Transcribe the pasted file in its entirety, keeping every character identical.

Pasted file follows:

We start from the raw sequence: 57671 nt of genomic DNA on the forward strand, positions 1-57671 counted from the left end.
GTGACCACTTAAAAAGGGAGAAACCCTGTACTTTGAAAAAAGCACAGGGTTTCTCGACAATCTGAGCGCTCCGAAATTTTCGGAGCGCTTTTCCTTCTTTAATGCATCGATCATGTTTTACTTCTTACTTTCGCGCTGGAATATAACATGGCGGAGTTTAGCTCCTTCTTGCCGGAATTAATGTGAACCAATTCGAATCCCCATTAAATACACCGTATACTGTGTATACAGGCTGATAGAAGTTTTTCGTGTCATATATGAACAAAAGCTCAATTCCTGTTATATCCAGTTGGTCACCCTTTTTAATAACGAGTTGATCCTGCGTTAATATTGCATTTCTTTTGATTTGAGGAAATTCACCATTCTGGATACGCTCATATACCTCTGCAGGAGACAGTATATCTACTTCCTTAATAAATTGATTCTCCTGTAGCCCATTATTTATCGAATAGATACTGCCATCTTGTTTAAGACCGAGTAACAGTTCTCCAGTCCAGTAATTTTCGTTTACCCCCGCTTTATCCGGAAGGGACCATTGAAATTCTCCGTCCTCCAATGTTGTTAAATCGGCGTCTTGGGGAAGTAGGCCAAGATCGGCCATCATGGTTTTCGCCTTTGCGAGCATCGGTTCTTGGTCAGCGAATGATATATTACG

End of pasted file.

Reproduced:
We start from the raw sequence: 57671 nt of genomic DNA on the forward strand, positions 1-57671 counted from the left end.
GTGACCACTTAAAAAGGGAGAAACCCTGTACTTTGAAAAAAGCACAGGGTTTCTCGACAATCTGAGCGCTCCGAAATTTTCGGAGCGCTTTTCCTTCTTTAATGCATCGATCATGTTTTACTTCTTACTTTCGCGCTGGAATATAACATGGCGGAGTTTAGCTCCTTCTTGCCGGAATTAATGTGAACCAATTCGAATCCCCATTAAATACACCGTATACTGTGTATACAGGCTGATAGAAGTTTTTCGTGTCATATATGAACAAAAGCTCAATTCCTGTTATATCCAGTTGGTCACCCTTTTTAATAACGAGTTGATCCTGCGTTAATATTGCATTTCTTTTGATTTGAGGAAATTCACCATTCTGGATACGCTCATATACCTCTGCAGGAGACAGTATATCTACTTCCTTAATAAATTGATTCTCCTGTAGCCCATTATTTATCGAATAGATACTGCCATCTTGTTTAAGACCGAGTAACAGTTCTCCAGTCCAGTAATTTTCGTTTACCCCCGCTTTATCCGGAAGGGACCATTGAAATTCTCCGTCCTCCAATGTTGTTAAATCGGCGTCTTGGGGAAGTAGGCCAAGATCGGCCATCATGGTTTTCGCCTTTGCGAGCATCGGTTCTTGGTCAGCGAATGATATATTACG